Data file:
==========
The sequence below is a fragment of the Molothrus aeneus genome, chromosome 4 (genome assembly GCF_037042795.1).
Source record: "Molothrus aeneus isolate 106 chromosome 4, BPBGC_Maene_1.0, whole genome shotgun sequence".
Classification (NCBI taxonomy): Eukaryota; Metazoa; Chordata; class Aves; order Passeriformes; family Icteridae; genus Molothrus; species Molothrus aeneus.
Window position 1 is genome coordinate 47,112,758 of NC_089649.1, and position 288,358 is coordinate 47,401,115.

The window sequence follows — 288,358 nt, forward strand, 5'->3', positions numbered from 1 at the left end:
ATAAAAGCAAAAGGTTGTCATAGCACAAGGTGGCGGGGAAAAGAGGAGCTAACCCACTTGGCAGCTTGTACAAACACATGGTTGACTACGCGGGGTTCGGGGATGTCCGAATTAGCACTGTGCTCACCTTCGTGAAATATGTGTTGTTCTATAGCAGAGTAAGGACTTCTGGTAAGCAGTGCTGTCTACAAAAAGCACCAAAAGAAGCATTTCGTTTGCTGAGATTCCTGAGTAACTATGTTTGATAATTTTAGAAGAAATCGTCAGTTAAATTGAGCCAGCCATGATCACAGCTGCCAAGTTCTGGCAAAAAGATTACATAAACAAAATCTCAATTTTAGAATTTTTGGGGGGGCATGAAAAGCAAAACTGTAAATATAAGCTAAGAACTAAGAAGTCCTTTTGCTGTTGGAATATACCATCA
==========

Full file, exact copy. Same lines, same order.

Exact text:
The sequence below is a fragment of the Molothrus aeneus genome, chromosome 4 (genome assembly GCF_037042795.1).
Source record: "Molothrus aeneus isolate 106 chromosome 4, BPBGC_Maene_1.0, whole genome shotgun sequence".
Classification (NCBI taxonomy): Eukaryota; Metazoa; Chordata; class Aves; order Passeriformes; family Icteridae; genus Molothrus; species Molothrus aeneus.
Window position 1 is genome coordinate 47,112,758 of NC_089649.1, and position 288,358 is coordinate 47,401,115.

The window sequence follows — 288,358 nt, forward strand, 5'->3', positions numbered from 1 at the left end:
ATAAAAGCAAAAGGTTGTCATAGCACAAGGTGGCGGGGAAAAGAGGAGCTAACCCACTTGGCAGCTTGTACAAACACATGGTTGACTACGCGGGGTTCGGGGATGTCCGAATTAGCACTGTGCTCACCTTCGTGAAATATGTGTTGTTCTATAGCAGAGTAAGGACTTCTGGTAAGCAGTGCTGTCTACAAAAAGCACCAAAAGAAGCATTTCGTTTGCTGAGATTCCTGAGTAACTATGTTTGATAATTTTAGAAGAAATCGTCAGTTAAATTGAGCCAGCCATGATCACAGCTGCCAAGTTCTGGCAAAAAGATTACATAAACAAAATCTCAATTTTAGAATTTTTGGGGGGGCATGAAAAGCAAAACTGTAAATATAAGCTAAGAACTAAGAAGTCCTTTTGCTGTTGGAATATACCATCA